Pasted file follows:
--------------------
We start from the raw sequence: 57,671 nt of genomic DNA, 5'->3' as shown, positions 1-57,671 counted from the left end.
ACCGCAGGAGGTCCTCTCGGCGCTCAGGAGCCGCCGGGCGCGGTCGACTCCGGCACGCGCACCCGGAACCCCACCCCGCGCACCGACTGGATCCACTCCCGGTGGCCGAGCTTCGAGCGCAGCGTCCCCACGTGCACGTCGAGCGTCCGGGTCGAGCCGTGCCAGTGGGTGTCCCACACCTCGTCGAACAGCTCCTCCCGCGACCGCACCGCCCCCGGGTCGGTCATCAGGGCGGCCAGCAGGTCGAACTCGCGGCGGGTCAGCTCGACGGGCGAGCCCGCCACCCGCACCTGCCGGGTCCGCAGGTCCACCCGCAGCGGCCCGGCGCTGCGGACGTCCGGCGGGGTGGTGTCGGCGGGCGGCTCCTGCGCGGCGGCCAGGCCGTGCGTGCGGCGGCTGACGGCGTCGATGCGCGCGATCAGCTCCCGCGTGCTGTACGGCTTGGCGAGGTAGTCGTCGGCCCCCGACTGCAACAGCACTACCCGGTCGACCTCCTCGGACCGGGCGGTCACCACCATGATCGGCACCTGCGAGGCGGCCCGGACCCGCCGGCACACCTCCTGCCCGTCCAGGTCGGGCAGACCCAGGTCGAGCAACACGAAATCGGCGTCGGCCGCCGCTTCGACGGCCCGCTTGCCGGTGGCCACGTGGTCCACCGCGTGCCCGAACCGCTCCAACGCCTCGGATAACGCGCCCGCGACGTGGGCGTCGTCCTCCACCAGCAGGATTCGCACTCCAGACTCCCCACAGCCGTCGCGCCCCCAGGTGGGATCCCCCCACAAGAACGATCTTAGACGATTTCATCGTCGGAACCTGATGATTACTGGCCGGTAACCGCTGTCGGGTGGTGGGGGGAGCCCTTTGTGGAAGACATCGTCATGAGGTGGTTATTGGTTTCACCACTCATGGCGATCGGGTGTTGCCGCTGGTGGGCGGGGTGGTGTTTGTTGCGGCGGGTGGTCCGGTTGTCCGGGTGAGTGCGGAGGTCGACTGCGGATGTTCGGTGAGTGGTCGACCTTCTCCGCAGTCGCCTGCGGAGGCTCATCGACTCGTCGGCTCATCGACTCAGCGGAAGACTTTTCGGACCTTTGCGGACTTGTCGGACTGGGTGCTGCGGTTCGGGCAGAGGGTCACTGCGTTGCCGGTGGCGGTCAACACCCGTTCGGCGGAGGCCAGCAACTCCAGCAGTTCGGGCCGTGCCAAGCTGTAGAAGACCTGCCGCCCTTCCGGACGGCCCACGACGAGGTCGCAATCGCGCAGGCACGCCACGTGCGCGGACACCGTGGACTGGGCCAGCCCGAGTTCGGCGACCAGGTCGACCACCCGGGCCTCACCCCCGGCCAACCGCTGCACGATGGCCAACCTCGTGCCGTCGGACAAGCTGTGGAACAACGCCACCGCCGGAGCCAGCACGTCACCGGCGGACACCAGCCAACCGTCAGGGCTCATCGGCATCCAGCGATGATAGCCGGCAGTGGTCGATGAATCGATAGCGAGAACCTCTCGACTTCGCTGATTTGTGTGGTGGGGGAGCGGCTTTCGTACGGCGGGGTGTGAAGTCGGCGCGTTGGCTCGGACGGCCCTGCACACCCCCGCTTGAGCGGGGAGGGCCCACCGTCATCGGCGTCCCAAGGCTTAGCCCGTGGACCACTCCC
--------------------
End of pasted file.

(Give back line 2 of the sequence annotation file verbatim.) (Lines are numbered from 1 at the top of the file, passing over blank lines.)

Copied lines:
ACCGCAGGAGGTCCTCTCGGCGCTCAGGAGCCGCCGGGCGCGGTCGACTCCGGCACGCGCACCCGGAACCCCACCCCGCGCACCGACTGGATCCACTCCCGGTGGCCGAGCTTCGAGCGCAGCGTCCCCACGTGCACGTCGAGCGTCCGGGTCGAGCCGTGCCAGTGGGTGTCCCACACCTCGTCGAACAGCTCCTCCCGCGACCGCACCGCCCCCGGGTCGGTCATCAGGGCGGCCAGCAGGTCGAACTCGCGGCGGGTCAGCTCGACGGGCGAGCCCGCCACCCGCACCTGCCGGGTCCGCAGGTCCACCCGCAGCGGCCCGGCGCTGCGGACGTCCGGCGGGGTGGTGTCGGCGGGCGGCTCCTGCGCGGCGGCCAGGCCGTGCGTGCGGCGGCTGACGGCGTCGATGCGCGCGATCAGCTCCCGCGTGCTGTACGGCTTGGCGAGGTAGTCGTCGGCCCCCGACTGCAACAGCACTACCCGGTCGACCTCCTCGGACCGGGCGGTCACCACCATGATCGGCACCTGCGAGGCGGCCCGGACCCGCCGGCACACCTCCTGCCCGTCCAGGTCGGGCAGACCCAGGTCGAGCAACACGAAATCGGCGTCGGCCGCCGCTTCGACGGCCCGCTTGCCGGTGGCCACGTGGTCCACCGCGTGCCCGAACCGCTCCAACGCCTCGGATAACGCGCCCGCGACGTGGGCGTCGTCCTCCACCAGCAGGATTCGCACTCCAGACTCCCCACAGCCGTCGCGCCCCCAGGTGGGATCCCCCCACAAGAACGATCTTAGACGATTTCATCGTCGGAACCTGATGATTACTGGCCGGTAACCGCTGTCGGGTGGTGGGGGGAGCCCTTTGTGGAAGACATCGTCATGAGGTGGTTATTGGTTTCACCACTCATGGCGATCGGGTGTTGCCGCTGGTGGGCGGGGTGGTGTTTGTTGCGGCGGGTGGTCCGGTTGTCCGGGTGAGTGCGGAGGTCGACTGCGGATGTTCGGTGAGTGGTCGACCTTCTCCGCAGTCGCCTGCGGAGGCTCATCGACTCGTCGGCTCATCGACTCAGCGGAAGACTTTTCGGACCTTTGCGGACTTGTCGGACTGGGTGCTGCGGTTCGGGCAGAGGGTCACTGCGTTGCCGGTGGCGGTCAACACCCGTTCGGCGGAGGCCAGCAACTCCAGCAGTTCGGGCCGTGCCAAGCTGTAGAAGACCTGCCGCCCTTCCGGACGGCCCACGACGAGGTCGCAATCGCGCAGGCACGCCACGTGCGCGGACACCGTGGACTGGGCCAGCCCGAGTTCGGCGACCAGGTCGACCACCCGGGCCTCACCCCCGGCCAACCGCTGCACGATGGCCAACCTCGTGCCGTCGGACAAGCTGTGGAACAACGCCACCGCCGGAGCCAGCACGTCACCGGCGGACACCAGCCAACCGTCAGGGCTCATCGGCATCCAGCGATGATAGCCGGCAGTGGTCGATGAATCGATAGCGAGAACCTCTCGACTTCGCTGATTTGTGTGGTGGGGGAGCGGCTTTCGTACGGCGGGGTGTGAAGTCGGCGCGTTGGCTCGGACGGCCCTGCACACCCCCGCTTGAGCGGGGAGGGCCCACCGTCATCGGCGTCCCAAGGCTTAGCCCGTGGACCACTCCC